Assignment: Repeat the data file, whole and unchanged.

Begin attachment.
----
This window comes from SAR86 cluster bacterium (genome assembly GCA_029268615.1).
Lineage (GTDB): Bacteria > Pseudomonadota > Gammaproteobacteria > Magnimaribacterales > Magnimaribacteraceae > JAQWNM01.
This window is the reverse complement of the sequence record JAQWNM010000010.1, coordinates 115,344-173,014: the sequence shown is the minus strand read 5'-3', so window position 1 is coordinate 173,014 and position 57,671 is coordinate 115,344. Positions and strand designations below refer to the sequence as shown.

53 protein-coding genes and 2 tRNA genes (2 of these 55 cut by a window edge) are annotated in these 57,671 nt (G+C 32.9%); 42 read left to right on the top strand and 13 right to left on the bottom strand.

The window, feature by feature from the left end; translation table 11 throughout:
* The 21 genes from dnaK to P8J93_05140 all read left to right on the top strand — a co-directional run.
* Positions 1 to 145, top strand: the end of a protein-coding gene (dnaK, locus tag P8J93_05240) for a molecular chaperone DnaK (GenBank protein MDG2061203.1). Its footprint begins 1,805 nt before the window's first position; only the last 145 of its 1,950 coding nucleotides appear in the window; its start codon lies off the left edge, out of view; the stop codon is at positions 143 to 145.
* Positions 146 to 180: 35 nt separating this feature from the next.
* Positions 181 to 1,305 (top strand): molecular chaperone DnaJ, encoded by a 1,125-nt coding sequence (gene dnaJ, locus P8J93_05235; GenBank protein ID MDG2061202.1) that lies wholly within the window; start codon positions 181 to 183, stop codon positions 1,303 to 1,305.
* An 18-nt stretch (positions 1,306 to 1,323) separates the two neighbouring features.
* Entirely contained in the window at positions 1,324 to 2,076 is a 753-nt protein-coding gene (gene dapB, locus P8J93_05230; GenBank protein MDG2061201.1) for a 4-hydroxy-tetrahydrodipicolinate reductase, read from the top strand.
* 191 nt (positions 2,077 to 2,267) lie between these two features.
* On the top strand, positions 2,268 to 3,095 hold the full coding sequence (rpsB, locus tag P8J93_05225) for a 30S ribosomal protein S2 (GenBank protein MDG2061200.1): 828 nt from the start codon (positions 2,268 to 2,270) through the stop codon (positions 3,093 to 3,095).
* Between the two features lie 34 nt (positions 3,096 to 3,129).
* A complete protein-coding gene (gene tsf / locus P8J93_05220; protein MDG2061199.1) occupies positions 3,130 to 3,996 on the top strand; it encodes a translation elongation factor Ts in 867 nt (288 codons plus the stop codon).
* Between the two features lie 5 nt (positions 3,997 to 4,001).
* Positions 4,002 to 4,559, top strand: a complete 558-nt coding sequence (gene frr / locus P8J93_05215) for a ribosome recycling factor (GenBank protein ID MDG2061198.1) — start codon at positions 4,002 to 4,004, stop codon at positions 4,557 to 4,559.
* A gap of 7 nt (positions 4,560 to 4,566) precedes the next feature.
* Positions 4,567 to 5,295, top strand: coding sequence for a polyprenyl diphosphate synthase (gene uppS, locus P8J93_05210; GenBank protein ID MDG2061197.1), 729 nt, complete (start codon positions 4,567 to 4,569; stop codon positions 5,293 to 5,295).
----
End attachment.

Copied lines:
This window comes from SAR86 cluster bacterium (genome assembly GCA_029268615.1).
Lineage (GTDB): Bacteria > Pseudomonadota > Gammaproteobacteria > Magnimaribacterales > Magnimaribacteraceae > JAQWNM01.
This window is the reverse complement of the sequence record JAQWNM010000010.1, coordinates 115,344-173,014: the sequence shown is the minus strand read 5'-3', so window position 1 is coordinate 173,014 and position 57,671 is coordinate 115,344. Positions and strand designations below refer to the sequence as shown.

53 protein-coding genes and 2 tRNA genes (2 of these 55 cut by a window edge) are annotated in these 57,671 nt (G+C 32.9%); 42 read left to right on the top strand and 13 right to left on the bottom strand.

The window, feature by feature from the left end; translation table 11 throughout:
* The 21 genes from dnaK to P8J93_05140 all read left to right on the top strand — a co-directional run.
* Positions 1 to 145, top strand: the end of a protein-coding gene (dnaK, locus tag P8J93_05240) for a molecular chaperone DnaK (GenBank protein MDG2061203.1). Its footprint begins 1,805 nt before the window's first position; only the last 145 of its 1,950 coding nucleotides appear in the window; its start codon lies off the left edge, out of view; the stop codon is at positions 143 to 145.
* Positions 146 to 180: 35 nt separating this feature from the next.
* Positions 181 to 1,305 (top strand): molecular chaperone DnaJ, encoded by a 1,125-nt coding sequence (gene dnaJ, locus P8J93_05235; GenBank protein ID MDG2061202.1) that lies wholly within the window; start codon positions 181 to 183, stop codon positions 1,303 to 1,305.
* An 18-nt stretch (positions 1,306 to 1,323) separates the two neighbouring features.
* Entirely contained in the window at positions 1,324 to 2,076 is a 753-nt protein-coding gene (gene dapB, locus P8J93_05230; GenBank protein MDG2061201.1) for a 4-hydroxy-tetrahydrodipicolinate reductase, read from the top strand.
* 191 nt (positions 2,077 to 2,267) lie between these two features.
* On the top strand, positions 2,268 to 3,095 hold the full coding sequence (rpsB, locus tag P8J93_05225) for a 30S ribosomal protein S2 (GenBank protein MDG2061200.1): 828 nt from the start codon (positions 2,268 to 2,270) through the stop codon (positions 3,093 to 3,095).
* Between the two features lie 34 nt (positions 3,096 to 3,129).
* A complete protein-coding gene (gene tsf / locus P8J93_05220; protein MDG2061199.1) occupies positions 3,130 to 3,996 on the top strand; it encodes a translation elongation factor Ts in 867 nt (288 codons plus the stop codon).
* Between the two features lie 5 nt (positions 3,997 to 4,001).
* Positions 4,002 to 4,559, top strand: a complete 558-nt coding sequence (gene frr / locus P8J93_05215) for a ribosome recycling factor (GenBank protein ID MDG2061198.1) — start codon at positions 4,002 to 4,004, stop codon at positions 4,557 to 4,559.
* A gap of 7 nt (positions 4,560 to 4,566) precedes the next feature.
* Positions 4,567 to 5,295, top strand: coding sequence for a polyprenyl diphosphate synthase (gene uppS, locus P8J93_05210; GenBank protein ID MDG2061197.1), 729 nt, complete (start codon positions 4,567 to 4,569; stop codon positions 5,293 to 5,295).